Last week, I got news I didn't want, news that a hope was in vain, that something I'd been working for and praying for was not to be, not now.
It was a hard week, made harder when my poor dog had to have 13 teeth pulled instead of one, and we didn't know until it was done because of a misread phone number.
This weekend, I was in a tailspin. A conversation with my dad about my future made me cry in a restaurant, and I had a terrible time sleeping. Last night, all I could think of was how a child had slipped away from my group last year at camp, and even though she was found unhurt, and unfrightened, in our own classroom, I was sure that I will never be hired again. Anywhere.
Last night it snowed. Today, the earth and sky are the same color. Today, the kind words of all the parents whose children have honored me with their trust are almost loud enough to drown out my clamoring fears.
I'm trying to envision a new possibility, one I hardly dare to hope for. One where I share with parents and teachers more about how to make storytelling the heart of a life together. One where my family is supported through my employing my true gifts.
The snowfall gives us a fresh start on spring. The thirsty earth has a drink of cold, fluffy, crystal-spun water. Where I am, the flowers are still tucked into their dreaming beds. Maybe this snow can be their awakening.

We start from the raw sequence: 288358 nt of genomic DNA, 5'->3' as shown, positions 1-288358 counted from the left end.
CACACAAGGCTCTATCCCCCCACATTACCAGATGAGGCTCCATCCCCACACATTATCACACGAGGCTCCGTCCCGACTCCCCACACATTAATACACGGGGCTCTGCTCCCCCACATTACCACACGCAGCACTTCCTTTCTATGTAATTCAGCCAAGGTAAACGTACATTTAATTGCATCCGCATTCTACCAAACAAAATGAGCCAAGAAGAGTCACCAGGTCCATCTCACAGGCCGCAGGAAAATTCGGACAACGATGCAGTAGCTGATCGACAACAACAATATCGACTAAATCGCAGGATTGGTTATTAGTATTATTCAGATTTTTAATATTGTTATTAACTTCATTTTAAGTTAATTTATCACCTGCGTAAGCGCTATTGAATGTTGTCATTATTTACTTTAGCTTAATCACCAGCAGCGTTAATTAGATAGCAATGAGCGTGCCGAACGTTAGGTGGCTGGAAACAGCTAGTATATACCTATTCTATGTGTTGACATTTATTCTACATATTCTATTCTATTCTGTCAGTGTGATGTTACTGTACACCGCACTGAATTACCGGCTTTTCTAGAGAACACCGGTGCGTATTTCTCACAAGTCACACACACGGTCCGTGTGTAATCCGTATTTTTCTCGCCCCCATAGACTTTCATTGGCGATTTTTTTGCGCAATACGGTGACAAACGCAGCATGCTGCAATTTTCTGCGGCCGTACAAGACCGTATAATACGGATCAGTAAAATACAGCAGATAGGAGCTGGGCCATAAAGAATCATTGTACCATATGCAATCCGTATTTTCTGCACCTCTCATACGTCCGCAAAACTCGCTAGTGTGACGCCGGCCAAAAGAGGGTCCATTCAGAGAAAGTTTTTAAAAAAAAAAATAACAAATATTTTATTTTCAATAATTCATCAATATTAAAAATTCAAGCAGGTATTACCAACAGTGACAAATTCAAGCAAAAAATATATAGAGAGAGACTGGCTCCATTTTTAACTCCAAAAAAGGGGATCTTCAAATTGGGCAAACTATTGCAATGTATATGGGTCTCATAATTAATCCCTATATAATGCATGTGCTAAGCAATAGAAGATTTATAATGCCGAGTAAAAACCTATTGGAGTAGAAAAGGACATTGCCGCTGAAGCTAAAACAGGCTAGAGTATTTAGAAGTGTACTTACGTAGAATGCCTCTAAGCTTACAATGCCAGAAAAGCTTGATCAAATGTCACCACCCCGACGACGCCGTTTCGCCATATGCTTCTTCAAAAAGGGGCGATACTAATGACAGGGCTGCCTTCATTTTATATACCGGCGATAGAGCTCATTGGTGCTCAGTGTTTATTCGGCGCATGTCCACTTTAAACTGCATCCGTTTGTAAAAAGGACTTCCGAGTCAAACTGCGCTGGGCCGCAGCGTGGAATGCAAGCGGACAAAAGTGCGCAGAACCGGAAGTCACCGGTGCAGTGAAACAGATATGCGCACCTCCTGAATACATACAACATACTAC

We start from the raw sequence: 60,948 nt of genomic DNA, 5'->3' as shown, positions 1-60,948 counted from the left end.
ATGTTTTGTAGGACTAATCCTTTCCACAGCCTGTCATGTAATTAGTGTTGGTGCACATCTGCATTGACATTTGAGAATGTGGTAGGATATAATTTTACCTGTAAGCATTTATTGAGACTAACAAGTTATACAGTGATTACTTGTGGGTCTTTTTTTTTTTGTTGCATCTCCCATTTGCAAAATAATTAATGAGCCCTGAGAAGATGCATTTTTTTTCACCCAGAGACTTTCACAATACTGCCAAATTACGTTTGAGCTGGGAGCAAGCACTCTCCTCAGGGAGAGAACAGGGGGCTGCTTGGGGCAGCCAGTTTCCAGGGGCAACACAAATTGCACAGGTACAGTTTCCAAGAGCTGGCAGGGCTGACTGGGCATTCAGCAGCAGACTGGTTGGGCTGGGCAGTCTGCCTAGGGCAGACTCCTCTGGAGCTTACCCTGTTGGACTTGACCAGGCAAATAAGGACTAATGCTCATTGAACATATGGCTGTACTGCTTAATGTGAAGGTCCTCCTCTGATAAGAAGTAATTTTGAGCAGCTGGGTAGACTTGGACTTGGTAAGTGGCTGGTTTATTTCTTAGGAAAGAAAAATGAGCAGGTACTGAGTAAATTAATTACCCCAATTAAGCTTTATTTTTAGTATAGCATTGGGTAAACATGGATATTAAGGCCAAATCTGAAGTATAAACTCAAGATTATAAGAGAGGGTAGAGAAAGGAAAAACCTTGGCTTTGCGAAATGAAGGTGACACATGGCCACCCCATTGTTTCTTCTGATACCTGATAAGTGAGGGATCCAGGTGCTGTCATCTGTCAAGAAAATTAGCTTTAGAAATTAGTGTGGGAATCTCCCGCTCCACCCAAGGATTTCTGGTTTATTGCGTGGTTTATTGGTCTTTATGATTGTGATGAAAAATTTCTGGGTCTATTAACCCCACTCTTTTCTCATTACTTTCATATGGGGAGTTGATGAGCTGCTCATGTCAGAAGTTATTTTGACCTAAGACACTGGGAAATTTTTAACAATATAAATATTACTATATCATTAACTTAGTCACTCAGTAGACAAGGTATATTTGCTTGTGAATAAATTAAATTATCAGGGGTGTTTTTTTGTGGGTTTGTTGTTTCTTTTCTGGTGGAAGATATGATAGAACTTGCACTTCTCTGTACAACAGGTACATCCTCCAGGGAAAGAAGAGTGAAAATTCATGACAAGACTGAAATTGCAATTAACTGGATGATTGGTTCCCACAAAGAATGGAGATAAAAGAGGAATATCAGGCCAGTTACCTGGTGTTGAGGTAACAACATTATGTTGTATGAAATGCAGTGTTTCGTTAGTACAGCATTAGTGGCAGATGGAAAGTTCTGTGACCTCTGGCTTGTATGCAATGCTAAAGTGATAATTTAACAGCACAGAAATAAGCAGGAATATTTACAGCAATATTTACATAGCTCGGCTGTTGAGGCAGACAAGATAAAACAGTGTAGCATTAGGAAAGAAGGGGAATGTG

Typing this now is going to make us late. That's okay. Because this week, I will be gentler. I will trust that things are unfolding as they must. I will cling to stories of phoenixes and ravens, fire and water of life and death. I will walk in the soon-to-melt snow with my still-trusting hound dog, and I will learn from him.
A fresh start on the week, Monday morning. You aren't behind yet. Stop. Look around. Here you are at the beginning. Choose love over fear, delight over dullness, gentleness over regret.
Sara Renee Logan has been telling stories to everyone who would listen since she was seven. She organized storytimes for her college roommates, and spent a year at Oxford studying folklore and folktales. Many years as a Waldorf teacher allowed her to tell stories about everything from Baba Yaga's hut on chicken legs to the water cycle to the life of Joan of Arc. Sara shares her life with her partner, Melanie, their son, and an unreasonable family of pets. She continues to share her love of storytelling and stories with audiences of all ages, specializing in bringing the wild beauty of folktales to young and old. Sara writes about parenting, storytelling, and about living a life with stories.